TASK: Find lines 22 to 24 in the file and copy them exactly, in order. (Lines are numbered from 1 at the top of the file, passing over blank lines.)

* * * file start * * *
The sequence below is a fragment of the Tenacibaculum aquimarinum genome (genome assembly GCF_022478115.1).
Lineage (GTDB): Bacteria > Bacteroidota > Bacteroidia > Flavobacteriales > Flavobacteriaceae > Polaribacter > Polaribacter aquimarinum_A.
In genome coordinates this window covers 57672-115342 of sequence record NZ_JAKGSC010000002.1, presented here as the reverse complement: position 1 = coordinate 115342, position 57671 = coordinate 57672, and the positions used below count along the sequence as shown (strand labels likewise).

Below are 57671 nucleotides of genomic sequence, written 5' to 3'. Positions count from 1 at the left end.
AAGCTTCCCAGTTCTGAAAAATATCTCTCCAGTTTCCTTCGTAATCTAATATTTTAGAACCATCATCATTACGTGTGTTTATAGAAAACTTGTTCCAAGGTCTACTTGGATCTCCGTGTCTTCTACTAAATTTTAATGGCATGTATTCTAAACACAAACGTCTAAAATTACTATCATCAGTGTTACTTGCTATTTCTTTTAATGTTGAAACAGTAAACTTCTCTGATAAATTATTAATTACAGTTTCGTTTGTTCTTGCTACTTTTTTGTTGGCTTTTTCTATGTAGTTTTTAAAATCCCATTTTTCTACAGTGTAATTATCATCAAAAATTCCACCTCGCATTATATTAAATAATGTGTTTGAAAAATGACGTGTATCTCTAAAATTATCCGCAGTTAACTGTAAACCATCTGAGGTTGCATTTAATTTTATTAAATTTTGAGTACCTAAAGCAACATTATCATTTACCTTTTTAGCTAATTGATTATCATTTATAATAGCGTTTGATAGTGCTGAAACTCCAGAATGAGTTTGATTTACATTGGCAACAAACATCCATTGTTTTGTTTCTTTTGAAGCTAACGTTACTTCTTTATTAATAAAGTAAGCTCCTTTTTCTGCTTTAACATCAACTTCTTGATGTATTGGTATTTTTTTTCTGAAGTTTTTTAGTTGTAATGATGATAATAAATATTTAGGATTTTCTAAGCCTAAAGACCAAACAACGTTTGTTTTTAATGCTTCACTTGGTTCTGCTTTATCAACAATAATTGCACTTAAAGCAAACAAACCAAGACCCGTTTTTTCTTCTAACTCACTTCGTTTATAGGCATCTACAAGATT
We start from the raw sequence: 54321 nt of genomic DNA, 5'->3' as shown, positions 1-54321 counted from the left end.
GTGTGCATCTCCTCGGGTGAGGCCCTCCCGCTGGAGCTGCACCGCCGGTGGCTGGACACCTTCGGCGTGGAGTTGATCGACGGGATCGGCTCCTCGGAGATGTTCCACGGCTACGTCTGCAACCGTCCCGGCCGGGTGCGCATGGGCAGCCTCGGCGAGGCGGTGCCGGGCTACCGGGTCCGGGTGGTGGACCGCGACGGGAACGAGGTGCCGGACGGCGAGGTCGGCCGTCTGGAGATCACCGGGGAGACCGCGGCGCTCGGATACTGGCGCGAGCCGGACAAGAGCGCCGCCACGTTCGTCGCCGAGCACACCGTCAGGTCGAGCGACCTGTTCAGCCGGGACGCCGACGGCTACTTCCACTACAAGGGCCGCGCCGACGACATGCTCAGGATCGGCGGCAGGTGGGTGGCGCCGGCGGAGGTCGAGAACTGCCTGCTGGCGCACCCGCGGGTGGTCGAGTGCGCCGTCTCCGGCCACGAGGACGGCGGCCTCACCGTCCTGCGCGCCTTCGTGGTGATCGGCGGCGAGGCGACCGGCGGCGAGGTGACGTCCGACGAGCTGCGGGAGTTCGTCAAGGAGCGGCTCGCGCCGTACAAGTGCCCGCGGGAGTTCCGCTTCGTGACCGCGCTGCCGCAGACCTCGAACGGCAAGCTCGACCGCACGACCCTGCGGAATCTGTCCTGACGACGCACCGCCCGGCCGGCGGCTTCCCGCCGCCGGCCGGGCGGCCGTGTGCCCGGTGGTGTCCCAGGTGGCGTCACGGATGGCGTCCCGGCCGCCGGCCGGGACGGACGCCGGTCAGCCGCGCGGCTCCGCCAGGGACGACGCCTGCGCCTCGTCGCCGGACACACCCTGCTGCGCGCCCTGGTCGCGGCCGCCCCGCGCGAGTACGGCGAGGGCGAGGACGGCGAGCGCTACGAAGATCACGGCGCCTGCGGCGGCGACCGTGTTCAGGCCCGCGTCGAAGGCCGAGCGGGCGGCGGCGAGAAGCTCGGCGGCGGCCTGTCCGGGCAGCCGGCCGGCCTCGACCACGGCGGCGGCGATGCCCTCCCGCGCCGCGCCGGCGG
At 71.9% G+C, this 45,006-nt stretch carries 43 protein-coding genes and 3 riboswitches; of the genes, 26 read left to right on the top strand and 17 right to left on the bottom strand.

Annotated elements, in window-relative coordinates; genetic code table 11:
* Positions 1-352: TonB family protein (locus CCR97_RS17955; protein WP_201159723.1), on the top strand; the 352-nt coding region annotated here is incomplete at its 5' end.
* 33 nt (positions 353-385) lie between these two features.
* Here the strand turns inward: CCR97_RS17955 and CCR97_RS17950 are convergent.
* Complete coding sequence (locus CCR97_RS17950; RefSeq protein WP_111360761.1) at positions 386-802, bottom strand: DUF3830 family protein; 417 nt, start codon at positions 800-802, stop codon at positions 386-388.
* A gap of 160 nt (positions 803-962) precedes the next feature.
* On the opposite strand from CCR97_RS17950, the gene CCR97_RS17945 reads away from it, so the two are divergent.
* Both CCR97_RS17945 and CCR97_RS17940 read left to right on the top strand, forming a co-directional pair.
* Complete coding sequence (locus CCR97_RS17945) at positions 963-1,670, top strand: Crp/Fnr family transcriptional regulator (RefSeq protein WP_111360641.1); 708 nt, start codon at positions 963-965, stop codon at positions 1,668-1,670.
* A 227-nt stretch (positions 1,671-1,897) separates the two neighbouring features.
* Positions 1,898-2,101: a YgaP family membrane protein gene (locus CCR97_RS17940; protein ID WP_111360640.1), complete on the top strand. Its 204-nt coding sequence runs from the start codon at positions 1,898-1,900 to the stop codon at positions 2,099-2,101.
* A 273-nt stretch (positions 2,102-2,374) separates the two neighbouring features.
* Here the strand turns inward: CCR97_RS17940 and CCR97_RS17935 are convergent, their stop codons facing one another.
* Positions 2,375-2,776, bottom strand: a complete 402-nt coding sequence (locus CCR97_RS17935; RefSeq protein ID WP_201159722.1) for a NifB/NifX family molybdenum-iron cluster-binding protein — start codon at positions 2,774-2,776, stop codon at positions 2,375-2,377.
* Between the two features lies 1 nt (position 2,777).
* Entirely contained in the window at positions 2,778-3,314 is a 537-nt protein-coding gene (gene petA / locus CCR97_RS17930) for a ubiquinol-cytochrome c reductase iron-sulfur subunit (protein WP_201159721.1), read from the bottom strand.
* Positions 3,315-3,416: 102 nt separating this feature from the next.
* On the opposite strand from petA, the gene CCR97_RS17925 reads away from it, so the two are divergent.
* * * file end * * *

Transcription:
* Positions 2,375-2,776, bottom strand: a complete 402-nt coding sequence (locus CCR97_RS17935; RefSeq protein ID WP_201159722.1) for a NifB/NifX family molybdenum-iron cluster-binding protein — start codon at positions 2,774-2,776, stop codon at positions 2,375-2,377.
* Between the two features lies 1 nt (position 2,777).
* Entirely contained in the window at positions 2,778-3,314 is a 537-nt protein-coding gene (gene petA / locus CCR97_RS17930) for a ubiquinol-cytochrome c reductase iron-sulfur subunit (protein WP_201159721.1), read from the bottom strand.